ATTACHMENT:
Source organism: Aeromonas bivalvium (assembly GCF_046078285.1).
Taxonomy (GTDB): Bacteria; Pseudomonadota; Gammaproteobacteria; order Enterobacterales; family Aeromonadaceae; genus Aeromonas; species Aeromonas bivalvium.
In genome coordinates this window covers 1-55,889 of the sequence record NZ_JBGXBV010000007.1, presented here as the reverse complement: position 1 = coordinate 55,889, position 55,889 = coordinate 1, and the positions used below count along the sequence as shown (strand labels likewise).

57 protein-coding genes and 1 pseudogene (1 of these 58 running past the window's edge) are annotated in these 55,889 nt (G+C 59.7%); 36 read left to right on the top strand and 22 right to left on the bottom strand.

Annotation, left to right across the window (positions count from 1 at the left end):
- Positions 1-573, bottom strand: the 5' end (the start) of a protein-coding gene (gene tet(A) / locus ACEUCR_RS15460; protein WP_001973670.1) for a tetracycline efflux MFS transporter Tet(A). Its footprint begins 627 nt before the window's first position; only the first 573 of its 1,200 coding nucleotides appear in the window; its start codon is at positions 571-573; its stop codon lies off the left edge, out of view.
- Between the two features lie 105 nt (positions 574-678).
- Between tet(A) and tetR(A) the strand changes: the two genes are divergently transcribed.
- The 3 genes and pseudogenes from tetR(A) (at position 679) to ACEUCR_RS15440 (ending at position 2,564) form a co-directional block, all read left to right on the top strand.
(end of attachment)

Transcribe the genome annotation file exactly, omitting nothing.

Source organism: Aeromonas bivalvium (assembly GCF_046078285.1).
Taxonomy (GTDB): Bacteria; Pseudomonadota; Gammaproteobacteria; order Enterobacterales; family Aeromonadaceae; genus Aeromonas; species Aeromonas bivalvium.
In genome coordinates this window covers 1-55,889 of the sequence record NZ_JBGXBV010000007.1, presented here as the reverse complement: position 1 = coordinate 55,889, position 55,889 = coordinate 1, and the positions used below count along the sequence as shown (strand labels likewise).

57 protein-coding genes and 1 pseudogene (1 of these 58 running past the window's edge) are annotated in these 55,889 nt (G+C 59.7%); 36 read left to right on the top strand and 22 right to left on the bottom strand.

Annotation, left to right across the window (positions count from 1 at the left end):
- Positions 1-573, bottom strand: the 5' end (the start) of a protein-coding gene (gene tet(A) / locus ACEUCR_RS15460; protein WP_001973670.1) for a tetracycline efflux MFS transporter Tet(A). Its footprint begins 627 nt before the window's first position; only the first 573 of its 1,200 coding nucleotides appear in the window; its start codon is at positions 571-573; its stop codon lies off the left edge, out of view.
- Between the two features lie 105 nt (positions 574-678).
- Between tet(A) and tetR(A) the strand changes: the two genes are divergently transcribed.
- The 3 genes and pseudogenes from tetR(A) (at position 679) to ACEUCR_RS15440 (ending at position 2,564) form a co-directional block, all read left to right on the top strand.